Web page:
In chapters 24, following the midnight ball, Margarita and Woland are relaxing in Woland's bedroom. The first time Margarita met Woland, he had been lying down; however, he is currently “sitting in his nightshirt on the bed” (236). Woland asks Margarita if “they [wore] you out completely,” but she denies it. Woland nevertheless insists that she “drink up” and “sit down” to restore her strength. After Begemot's little scene, Woland and Margarita resume their business, which is right now for Woland to reward Margarita for her services at the ball the previous evening. Later in the chapter, Woland offers a prophecy in which he tells the Master that the Pilate novel will surprise him, but that nothing terrible will happen. The prophecy, of course, hints at Woland's own intentions. Finally, just as Margarita is about to leave, Woland surprisingly takes the gold and diamond horseshoe from under a pillow and insists Margarita take it, even though she refuses at first.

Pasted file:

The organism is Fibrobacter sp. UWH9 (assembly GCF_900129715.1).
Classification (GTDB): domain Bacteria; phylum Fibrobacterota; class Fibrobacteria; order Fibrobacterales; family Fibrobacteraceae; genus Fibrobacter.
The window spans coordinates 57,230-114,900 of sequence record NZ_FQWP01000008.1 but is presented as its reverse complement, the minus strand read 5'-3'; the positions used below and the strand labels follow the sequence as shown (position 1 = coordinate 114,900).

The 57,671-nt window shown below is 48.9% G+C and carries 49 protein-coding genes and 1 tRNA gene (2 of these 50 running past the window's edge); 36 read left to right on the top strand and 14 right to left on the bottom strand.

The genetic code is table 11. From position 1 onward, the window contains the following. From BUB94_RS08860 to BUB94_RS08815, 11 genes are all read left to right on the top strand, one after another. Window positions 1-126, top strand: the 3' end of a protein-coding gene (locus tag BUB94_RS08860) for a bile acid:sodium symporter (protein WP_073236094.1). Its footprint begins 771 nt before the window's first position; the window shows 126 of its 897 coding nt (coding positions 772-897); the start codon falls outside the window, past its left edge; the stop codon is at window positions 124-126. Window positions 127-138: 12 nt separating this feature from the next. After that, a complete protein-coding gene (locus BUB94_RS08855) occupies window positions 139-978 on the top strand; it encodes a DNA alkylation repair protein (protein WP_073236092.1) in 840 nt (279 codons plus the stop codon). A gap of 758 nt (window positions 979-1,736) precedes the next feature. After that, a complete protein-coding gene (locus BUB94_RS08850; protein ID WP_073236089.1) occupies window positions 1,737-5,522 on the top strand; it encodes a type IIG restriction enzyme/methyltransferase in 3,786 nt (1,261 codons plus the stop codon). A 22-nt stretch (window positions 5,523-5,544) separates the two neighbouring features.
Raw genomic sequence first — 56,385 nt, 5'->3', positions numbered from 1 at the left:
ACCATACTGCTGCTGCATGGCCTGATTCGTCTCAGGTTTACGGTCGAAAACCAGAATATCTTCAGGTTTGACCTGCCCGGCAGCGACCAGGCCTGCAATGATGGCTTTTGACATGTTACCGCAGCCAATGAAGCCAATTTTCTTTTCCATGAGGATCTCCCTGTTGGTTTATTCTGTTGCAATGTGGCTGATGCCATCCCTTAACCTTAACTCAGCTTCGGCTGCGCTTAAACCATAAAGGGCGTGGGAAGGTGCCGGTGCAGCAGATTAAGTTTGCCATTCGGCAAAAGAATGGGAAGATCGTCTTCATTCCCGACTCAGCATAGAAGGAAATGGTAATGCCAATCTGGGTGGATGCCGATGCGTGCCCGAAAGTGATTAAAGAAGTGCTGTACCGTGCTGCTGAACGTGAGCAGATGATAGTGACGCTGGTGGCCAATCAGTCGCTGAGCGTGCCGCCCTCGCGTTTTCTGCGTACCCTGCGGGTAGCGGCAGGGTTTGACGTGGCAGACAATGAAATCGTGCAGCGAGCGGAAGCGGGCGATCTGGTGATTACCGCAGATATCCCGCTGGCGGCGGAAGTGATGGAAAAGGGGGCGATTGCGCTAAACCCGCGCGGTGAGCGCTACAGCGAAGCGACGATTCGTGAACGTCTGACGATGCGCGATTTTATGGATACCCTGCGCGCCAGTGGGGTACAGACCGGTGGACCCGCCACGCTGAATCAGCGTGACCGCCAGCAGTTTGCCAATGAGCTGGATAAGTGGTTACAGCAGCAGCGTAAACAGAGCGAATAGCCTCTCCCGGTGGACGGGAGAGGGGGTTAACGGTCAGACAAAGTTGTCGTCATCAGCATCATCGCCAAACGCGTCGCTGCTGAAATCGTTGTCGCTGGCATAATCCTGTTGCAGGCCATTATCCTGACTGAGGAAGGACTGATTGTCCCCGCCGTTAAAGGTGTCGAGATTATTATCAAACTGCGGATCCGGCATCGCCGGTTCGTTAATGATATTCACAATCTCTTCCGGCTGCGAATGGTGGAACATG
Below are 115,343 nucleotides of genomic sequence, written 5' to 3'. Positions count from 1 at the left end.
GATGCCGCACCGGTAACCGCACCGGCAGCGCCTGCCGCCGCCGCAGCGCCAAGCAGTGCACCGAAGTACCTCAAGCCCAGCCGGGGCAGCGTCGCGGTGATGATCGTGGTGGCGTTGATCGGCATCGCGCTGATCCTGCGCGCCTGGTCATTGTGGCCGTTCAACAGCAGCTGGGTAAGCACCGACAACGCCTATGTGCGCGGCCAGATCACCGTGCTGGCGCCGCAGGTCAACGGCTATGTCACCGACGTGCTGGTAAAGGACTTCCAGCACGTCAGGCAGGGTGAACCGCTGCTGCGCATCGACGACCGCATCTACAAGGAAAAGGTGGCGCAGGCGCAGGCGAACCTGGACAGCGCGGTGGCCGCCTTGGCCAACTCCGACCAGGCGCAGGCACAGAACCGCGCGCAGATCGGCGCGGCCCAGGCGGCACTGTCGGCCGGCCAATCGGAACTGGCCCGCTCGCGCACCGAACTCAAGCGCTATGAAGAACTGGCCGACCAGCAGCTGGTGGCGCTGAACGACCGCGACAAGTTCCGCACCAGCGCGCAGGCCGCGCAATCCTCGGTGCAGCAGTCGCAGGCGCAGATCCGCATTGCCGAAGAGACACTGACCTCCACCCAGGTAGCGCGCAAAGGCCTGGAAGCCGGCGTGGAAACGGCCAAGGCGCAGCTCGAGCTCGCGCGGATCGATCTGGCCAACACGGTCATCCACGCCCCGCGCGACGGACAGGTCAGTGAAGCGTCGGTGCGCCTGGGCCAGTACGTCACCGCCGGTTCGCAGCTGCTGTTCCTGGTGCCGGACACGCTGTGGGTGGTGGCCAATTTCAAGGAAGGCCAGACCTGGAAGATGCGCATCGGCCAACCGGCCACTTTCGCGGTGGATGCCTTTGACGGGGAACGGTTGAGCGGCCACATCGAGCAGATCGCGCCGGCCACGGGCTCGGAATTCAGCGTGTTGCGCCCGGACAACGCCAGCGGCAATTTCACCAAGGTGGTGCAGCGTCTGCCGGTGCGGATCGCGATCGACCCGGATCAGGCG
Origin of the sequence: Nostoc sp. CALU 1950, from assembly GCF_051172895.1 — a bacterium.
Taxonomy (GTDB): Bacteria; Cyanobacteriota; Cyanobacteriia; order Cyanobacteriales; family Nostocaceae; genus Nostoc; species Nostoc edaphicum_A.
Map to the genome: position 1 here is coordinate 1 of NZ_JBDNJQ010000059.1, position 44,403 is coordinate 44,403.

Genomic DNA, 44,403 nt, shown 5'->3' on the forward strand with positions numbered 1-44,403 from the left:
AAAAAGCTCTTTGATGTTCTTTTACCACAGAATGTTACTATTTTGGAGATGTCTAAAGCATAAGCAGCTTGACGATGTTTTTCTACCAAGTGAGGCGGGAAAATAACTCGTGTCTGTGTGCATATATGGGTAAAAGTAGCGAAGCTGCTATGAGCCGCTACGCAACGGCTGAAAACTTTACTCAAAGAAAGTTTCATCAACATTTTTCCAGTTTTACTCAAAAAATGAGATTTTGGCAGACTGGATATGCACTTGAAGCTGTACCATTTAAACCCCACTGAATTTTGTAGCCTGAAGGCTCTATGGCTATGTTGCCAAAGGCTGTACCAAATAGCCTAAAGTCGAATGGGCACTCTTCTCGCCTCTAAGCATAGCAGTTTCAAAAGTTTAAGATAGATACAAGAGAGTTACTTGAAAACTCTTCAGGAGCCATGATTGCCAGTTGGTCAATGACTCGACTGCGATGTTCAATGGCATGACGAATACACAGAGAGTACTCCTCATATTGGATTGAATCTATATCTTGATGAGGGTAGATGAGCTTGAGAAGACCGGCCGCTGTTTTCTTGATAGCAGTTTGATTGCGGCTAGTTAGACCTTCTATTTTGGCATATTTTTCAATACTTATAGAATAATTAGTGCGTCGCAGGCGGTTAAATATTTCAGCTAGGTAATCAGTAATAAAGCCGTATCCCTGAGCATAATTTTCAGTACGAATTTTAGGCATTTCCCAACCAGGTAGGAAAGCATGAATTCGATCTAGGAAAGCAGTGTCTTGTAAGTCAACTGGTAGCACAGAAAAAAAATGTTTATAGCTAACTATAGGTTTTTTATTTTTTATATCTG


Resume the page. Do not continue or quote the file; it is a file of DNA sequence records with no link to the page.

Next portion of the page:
In chapter 25, which not-coincidentally follows the previous scene, Bulgakov shifts to Jerusalem, where Pilate is waiting for Afranius to return from the execution. Wherea...
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...t cowardice was the worst of human sins, even though it really was “Hail to the merciful hegemon.”
The contrast between the moral and evil services of Margarita and Afranius perhaps alludes to the inherent wrongness in blindly obeying a higher power. Afranius is never troubled by the question of right and wrong and subserviently obeys the power of Pilate's office without question, perhaps leading him to his moral demise in his growing desire to manipulate others and attain power. On the other hand, Margarita is motivated in a purely moral sense by her love for the Master. She obeys Woland not because of his power, but because of her own desire to save the Master and his work. After considering all the evidence of the similarities between the two characters, we must surely realize that Bulgakov set up this ironic contrast between Margarita and Afranius purposefully.
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